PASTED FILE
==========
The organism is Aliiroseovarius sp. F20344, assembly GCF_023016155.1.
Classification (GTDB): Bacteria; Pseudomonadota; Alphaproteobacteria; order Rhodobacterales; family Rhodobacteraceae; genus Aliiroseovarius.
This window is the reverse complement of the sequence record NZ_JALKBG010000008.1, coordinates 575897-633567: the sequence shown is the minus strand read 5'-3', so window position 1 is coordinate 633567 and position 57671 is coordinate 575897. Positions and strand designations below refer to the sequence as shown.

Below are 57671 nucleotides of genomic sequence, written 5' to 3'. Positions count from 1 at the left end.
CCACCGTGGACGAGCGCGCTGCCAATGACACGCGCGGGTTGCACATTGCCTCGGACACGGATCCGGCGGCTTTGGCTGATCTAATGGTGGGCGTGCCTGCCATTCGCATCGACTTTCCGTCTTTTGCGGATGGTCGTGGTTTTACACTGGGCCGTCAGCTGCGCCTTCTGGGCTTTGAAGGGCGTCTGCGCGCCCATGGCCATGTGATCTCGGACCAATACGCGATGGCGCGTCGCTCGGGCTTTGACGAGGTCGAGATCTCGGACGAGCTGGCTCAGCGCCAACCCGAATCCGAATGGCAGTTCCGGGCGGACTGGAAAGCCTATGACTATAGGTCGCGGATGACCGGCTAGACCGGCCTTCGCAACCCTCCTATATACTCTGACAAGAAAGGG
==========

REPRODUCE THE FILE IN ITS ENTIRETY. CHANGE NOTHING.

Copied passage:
The organism is Aliiroseovarius sp. F20344, assembly GCF_023016155.1.
Classification (GTDB): Bacteria; Pseudomonadota; Alphaproteobacteria; order Rhodobacterales; family Rhodobacteraceae; genus Aliiroseovarius.
This window is the reverse complement of the sequence record NZ_JALKBG010000008.1, coordinates 575897-633567: the sequence shown is the minus strand read 5'-3', so window position 1 is coordinate 633567 and position 57671 is coordinate 575897. Positions and strand designations below refer to the sequence as shown.

Below are 57671 nucleotides of genomic sequence, written 5' to 3'. Positions count from 1 at the left end.
CCACCGTGGACGAGCGCGCTGCCAATGACACGCGCGGGTTGCACATTGCCTCGGACACGGATCCGGCGGCTTTGGCTGATCTAATGGTGGGCGTGCCTGCCATTCGCATCGACTTTCCGTCTTTTGCGGATGGTCGTGGTTTTACACTGGGCCGTCAGCTGCGCCTTCTGGGCTTTGAAGGGCGTCTGCGCGCCCATGGCCATGTGATCTCGGACCAATACGCGATGGCGCGTCGCTCGGGCTTTGACGAGGTCGAGATCTCGGACGAGCTGGCTCAGCGCCAACCCGAATCCGAATGGCAGTTCCGGGCGGACTGGAAAGCCTATGACTATAGGTCGCGGATGACCGGCTAGACCGGCCTTCGCAACCCTCCTATATACTCTGACAAGAAAGGG